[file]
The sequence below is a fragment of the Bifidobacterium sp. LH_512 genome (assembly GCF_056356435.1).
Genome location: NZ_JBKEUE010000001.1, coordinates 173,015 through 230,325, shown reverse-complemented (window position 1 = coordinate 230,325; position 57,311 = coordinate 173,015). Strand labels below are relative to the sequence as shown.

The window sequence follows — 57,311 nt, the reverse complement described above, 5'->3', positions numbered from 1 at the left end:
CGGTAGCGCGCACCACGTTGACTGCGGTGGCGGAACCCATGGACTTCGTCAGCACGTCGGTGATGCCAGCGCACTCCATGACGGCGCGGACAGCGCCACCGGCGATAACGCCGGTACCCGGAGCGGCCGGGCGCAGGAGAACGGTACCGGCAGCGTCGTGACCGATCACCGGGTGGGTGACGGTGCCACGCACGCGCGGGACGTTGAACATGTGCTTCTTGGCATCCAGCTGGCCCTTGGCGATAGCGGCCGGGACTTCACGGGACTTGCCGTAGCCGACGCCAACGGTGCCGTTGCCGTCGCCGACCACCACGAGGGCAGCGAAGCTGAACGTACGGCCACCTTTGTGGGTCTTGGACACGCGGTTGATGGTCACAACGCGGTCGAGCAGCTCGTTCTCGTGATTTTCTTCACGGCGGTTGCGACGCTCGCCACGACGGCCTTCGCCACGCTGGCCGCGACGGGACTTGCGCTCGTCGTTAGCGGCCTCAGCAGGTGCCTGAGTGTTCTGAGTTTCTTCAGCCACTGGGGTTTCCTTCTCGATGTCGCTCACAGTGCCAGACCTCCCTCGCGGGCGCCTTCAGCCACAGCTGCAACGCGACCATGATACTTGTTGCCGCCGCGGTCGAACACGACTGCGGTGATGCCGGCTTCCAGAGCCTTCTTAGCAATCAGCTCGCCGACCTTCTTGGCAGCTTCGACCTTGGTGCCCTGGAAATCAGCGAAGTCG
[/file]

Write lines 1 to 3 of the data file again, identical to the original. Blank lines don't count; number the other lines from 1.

The sequence below is a fragment of the Bifidobacterium sp. LH_512 genome (assembly GCF_056356435.1).
Genome location: NZ_JBKEUE010000001.1, coordinates 173,015 through 230,325, shown reverse-complemented (window position 1 = coordinate 230,325; position 57,311 = coordinate 173,015). Strand labels below are relative to the sequence as shown.

The window sequence follows — 57,311 nt, the reverse complement described above, 5'->3', positions numbered from 1 at the left end: